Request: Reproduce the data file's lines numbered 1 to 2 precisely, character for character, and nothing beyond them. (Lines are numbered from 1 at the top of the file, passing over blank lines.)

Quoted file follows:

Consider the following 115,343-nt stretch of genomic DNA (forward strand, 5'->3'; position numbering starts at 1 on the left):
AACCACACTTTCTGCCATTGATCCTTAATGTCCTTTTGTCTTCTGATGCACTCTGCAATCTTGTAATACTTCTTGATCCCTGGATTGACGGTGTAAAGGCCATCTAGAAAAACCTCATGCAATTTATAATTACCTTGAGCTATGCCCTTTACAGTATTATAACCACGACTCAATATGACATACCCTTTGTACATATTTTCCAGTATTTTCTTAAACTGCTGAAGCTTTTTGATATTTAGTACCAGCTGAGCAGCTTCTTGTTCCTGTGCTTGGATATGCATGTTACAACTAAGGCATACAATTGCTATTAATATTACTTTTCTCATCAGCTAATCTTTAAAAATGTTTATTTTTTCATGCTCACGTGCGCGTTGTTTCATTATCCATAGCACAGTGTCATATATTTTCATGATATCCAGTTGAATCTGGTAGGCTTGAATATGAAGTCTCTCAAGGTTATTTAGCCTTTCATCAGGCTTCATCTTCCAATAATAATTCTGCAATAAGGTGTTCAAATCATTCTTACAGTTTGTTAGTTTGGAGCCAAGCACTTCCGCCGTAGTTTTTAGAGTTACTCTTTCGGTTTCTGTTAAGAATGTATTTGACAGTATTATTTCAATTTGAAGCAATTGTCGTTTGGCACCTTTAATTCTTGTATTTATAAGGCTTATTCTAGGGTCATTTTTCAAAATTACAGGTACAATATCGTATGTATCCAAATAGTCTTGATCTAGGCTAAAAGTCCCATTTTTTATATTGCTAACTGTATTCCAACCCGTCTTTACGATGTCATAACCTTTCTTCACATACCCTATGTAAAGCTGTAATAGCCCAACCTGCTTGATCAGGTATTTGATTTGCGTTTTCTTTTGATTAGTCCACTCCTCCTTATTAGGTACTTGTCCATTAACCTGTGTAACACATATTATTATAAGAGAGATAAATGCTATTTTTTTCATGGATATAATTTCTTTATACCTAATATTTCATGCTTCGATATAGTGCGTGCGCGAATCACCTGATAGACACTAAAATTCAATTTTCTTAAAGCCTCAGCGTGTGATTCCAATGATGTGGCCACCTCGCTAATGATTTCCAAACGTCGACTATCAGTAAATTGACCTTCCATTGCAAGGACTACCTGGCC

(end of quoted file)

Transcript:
Consider the following 115,343-nt stretch of genomic DNA (forward strand, 5'->3'; position numbering starts at 1 on the left):
AACCACACTTTCTGCCATTGATCCTTAATGTCCTTTTGTCTTCTGATGCACTCTGCAATCTTGTAATACTTCTTGATCCCTGGATTGACGGTGTAAAGGCCATCTAGAAAAACCTCATGCAATTTATAATTACCTTGAGCTATGCCCTTTACAGTATTATAACCACGACTCAATATGACATACCCTTTGTACATATTTTCCAGTATTTTCTTAAACTGCTGAAGCTTTTTGATATTTAGTACCAGCTGAGCAGCTTCTTGTTCCTGTGCTTGGATATGCATGTTACAACTAAGGCATACAATTGCTATTAATATTACTTTTCTCATCAGCTAATCTTTAAAAATGTTTATTTTTTCATGCTCACGTGCGCGTTGTTTCATTATCCATAGCACAGTGTCATATATTTTCATGATATCCAGTTGAATCTGGTAGGCTTGAATATGAAGTCTCTCAAGGTTATTTAGCCTTTCATCAGGCTTCATCTTCCAATAATAATTCTGCAATAAGGTGTTCAAATCATTCTTACAGTTTGTTAGTTTGGAGCCAAGCACTTCCGCCGTAGTTTTTAGAGTTACTCTTTCGGTTTCTGTTAAGAATGTATTTGACAGTATTATTTCAATTTGAAGCAATTGTCGTTTGGCACCTTTAATTCTTGTATTTATAAGGCTTATTCTAGGGTCATTTTTCAAAATTACAGGTACAATATCGTATGTATCCAAATAGTCTTGATCTAGGCTAAAAGTCCCATTTTTTATATTGCTAACTGTATTCCAACCCGTCTTTACGATGTCATAACCTTTCTTCACATACCCTATGTAAAGCTGTAATAGCCCAACCTGCTTGATCAGGTATTTGATTTGCGTTTTCTTTTGATTAGTCCACTCCTCCTTATTAGGTACTTGTCCATTAACCTGTGTAACACATATTATTATAAGAGAGATAAATGCTATTTTTTTCATGGATATAATTTCTTTATACCTAATATTTCATGCTTCGATATAGTGCGTGCGCGAATCACCTGATAGACACTAAAATTCAATTTTCTTAAAGCCTCAGCGTGTGATTCCAATGATGTGGCCACCTCGCTAATGATTTCCAAACGTCGACTATCAGTAAATTGACCTTCCATTGCAAGGACTACCTGGCC